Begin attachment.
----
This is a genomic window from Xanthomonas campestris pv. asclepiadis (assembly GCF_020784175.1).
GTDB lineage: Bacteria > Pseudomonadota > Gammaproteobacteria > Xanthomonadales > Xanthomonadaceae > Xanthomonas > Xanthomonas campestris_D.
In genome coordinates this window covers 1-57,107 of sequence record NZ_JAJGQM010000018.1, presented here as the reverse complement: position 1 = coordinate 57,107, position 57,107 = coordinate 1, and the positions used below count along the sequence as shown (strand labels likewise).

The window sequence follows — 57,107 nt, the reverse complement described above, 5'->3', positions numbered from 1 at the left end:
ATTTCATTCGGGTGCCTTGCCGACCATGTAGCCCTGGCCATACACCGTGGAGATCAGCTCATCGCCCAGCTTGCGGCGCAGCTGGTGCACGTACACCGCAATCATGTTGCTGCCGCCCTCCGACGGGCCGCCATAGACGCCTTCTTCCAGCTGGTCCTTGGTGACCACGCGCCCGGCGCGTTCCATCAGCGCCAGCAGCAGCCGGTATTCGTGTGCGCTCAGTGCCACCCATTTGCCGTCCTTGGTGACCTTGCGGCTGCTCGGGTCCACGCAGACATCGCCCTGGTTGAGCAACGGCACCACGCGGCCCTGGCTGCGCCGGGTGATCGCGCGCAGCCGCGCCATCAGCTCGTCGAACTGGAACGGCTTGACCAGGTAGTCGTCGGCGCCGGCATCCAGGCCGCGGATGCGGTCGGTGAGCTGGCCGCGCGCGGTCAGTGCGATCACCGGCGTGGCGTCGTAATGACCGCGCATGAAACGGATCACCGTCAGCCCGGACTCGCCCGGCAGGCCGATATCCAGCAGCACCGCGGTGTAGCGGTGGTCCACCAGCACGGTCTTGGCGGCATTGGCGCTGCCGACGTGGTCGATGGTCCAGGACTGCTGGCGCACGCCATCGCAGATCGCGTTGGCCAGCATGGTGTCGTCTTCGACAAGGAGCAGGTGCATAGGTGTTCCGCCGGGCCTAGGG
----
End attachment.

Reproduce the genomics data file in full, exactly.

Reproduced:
This is a genomic window from Xanthomonas campestris pv. asclepiadis (assembly GCF_020784175.1).
GTDB lineage: Bacteria > Pseudomonadota > Gammaproteobacteria > Xanthomonadales > Xanthomonadaceae > Xanthomonas > Xanthomonas campestris_D.
In genome coordinates this window covers 1-57,107 of sequence record NZ_JAJGQM010000018.1, presented here as the reverse complement: position 1 = coordinate 57,107, position 57,107 = coordinate 1, and the positions used below count along the sequence as shown (strand labels likewise).

The window sequence follows — 57,107 nt, the reverse complement described above, 5'->3', positions numbered from 1 at the left end:
ATTTCATTCGGGTGCCTTGCCGACCATGTAGCCCTGGCCATACACCGTGGAGATCAGCTCATCGCCCAGCTTGCGGCGCAGCTGGTGCACGTACACCGCAATCATGTTGCTGCCGCCCTCCGACGGGCCGCCATAGACGCCTTCTTCCAGCTGGTCCTTGGTGACCACGCGCCCGGCGCGTTCCATCAGCGCCAGCAGCAGCCGGTATTCGTGTGCGCTCAGTGCCACCCATTTGCCGTCCTTGGTGACCTTGCGGCTGCTCGGGTCCACGCAGACATCGCCCTGGTTGAGCAACGGCACCACGCGGCCCTGGCTGCGCCGGGTGATCGCGCGCAGCCGCGCCATCAGCTCGTCGAACTGGAACGGCTTGACCAGGTAGTCGTCGGCGCCGGCATCCAGGCCGCGGATGCGGTCGGTGAGCTGGCCGCGCGCGGTCAGTGCGATCACCGGCGTGGCGTCGTAATGACCGCGCATGAAACGGATCACCGTCAGCCCGGACTCGCCCGGCAGGCCGATATCCAGCAGCACCGCGGTGTAGCGGTGGTCCACCAGCACGGTCTTGGCGGCATTGGCGCTGCCGACGTGGTCGATGGTCCAGGACTGCTGGCGCACGCCATCGCAGATCGCGTTGGCCAGCATGGTGTCGTCTTCGACAAGGAGCAGGTGCATAGGTGTTCCGCCGGGCCTAGGG